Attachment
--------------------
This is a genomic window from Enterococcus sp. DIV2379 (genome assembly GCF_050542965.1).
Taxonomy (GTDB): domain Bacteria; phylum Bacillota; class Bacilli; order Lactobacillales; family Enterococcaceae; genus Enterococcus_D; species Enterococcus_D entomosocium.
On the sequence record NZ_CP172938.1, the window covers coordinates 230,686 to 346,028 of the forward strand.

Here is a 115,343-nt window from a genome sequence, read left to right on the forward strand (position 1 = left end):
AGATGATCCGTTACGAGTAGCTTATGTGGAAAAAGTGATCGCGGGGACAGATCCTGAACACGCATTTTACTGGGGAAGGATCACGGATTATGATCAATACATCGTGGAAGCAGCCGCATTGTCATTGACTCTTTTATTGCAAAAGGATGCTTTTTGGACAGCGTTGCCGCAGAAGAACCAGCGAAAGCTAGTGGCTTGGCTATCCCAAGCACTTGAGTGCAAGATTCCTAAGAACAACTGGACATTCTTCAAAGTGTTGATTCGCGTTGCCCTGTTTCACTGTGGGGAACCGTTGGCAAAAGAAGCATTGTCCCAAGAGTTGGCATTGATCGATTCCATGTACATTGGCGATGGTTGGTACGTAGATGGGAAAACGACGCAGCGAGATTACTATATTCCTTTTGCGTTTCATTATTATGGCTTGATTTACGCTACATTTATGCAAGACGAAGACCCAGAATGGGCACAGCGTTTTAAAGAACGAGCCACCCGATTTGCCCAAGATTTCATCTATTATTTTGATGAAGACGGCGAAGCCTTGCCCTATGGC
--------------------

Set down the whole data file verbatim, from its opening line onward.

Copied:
This is a genomic window from Enterococcus sp. DIV2379 (genome assembly GCF_050542965.1).
Taxonomy (GTDB): domain Bacteria; phylum Bacillota; class Bacilli; order Lactobacillales; family Enterococcaceae; genus Enterococcus_D; species Enterococcus_D entomosocium.
On the sequence record NZ_CP172938.1, the window covers coordinates 230,686 to 346,028 of the forward strand.

Here is a 115,343-nt window from a genome sequence, read left to right on the forward strand (position 1 = left end):
AGATGATCCGTTACGAGTAGCTTATGTGGAAAAAGTGATCGCGGGGACAGATCCTGAACACGCATTTTACTGGGGAAGGATCACGGATTATGATCAATACATCGTGGAAGCAGCCGCATTGTCATTGACTCTTTTATTGCAAAAGGATGCTTTTTGGACAGCGTTGCCGCAGAAGAACCAGCGAAAGCTAGTGGCTTGGCTATCCCAAGCACTTGAGTGCAAGATTCCTAAGAACAACTGGACATTCTTCAAAGTGTTGATTCGCGTTGCCCTGTTTCACTGTGGGGAACCGTTGGCAAAAGAAGCATTGTCCCAAGAGTTGGCATTGATCGATTCCATGTACATTGGCGATGGTTGGTACGTAGATGGGAAAACGACGCAGCGAGATTACTATATTCCTTTTGCGTTTCATTATTATGGCTTGATTTACGCTACATTTATGCAAGACGAAGACCCAGAATGGGCACAGCGTTTTAAAGAACGAGCCACCCGATTTGCCCAAGATTTCATCTATTATTTTGATGAAGACGGCGAAGCCTTGCCCTATGGC